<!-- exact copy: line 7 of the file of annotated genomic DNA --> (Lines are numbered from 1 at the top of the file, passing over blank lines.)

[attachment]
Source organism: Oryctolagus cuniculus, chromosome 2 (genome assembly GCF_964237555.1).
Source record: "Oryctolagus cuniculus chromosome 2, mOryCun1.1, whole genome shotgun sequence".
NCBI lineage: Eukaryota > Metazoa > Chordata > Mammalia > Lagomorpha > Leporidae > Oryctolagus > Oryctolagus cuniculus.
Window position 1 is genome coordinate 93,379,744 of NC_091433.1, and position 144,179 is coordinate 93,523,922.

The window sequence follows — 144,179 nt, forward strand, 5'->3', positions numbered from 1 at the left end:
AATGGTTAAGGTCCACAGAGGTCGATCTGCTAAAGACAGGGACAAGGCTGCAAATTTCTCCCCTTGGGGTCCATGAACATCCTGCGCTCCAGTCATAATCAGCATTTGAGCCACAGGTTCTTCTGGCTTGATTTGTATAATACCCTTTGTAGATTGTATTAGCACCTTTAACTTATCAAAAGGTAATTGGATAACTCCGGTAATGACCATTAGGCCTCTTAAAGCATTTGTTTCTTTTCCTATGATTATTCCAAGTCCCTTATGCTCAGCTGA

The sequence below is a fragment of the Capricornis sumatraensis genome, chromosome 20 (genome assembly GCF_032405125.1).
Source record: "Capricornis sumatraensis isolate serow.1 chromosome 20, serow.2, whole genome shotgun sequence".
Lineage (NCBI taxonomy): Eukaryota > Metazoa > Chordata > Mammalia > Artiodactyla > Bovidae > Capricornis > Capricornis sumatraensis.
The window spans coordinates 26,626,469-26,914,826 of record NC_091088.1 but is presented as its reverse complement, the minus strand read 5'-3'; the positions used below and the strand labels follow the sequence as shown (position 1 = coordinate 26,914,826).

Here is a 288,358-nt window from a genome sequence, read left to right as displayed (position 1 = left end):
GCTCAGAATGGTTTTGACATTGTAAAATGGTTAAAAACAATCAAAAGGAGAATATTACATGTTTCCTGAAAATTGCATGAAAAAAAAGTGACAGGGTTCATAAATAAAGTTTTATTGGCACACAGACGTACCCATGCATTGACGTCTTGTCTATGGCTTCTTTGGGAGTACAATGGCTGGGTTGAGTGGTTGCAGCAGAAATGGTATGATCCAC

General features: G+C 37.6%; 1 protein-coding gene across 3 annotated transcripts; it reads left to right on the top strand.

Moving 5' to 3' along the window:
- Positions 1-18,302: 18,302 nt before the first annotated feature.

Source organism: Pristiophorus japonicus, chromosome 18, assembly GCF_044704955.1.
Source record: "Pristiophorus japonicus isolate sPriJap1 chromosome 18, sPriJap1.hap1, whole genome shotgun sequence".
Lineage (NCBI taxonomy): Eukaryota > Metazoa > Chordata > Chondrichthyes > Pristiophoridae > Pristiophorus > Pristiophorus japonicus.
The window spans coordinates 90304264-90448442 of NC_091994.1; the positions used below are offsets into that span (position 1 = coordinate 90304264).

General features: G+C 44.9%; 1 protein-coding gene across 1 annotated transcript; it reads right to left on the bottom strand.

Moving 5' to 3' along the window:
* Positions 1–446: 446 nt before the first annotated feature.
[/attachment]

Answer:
The sequence below is a fragment of the Capricornis sumatraensis genome, chromosome 20 (genome assembly GCF_032405125.1).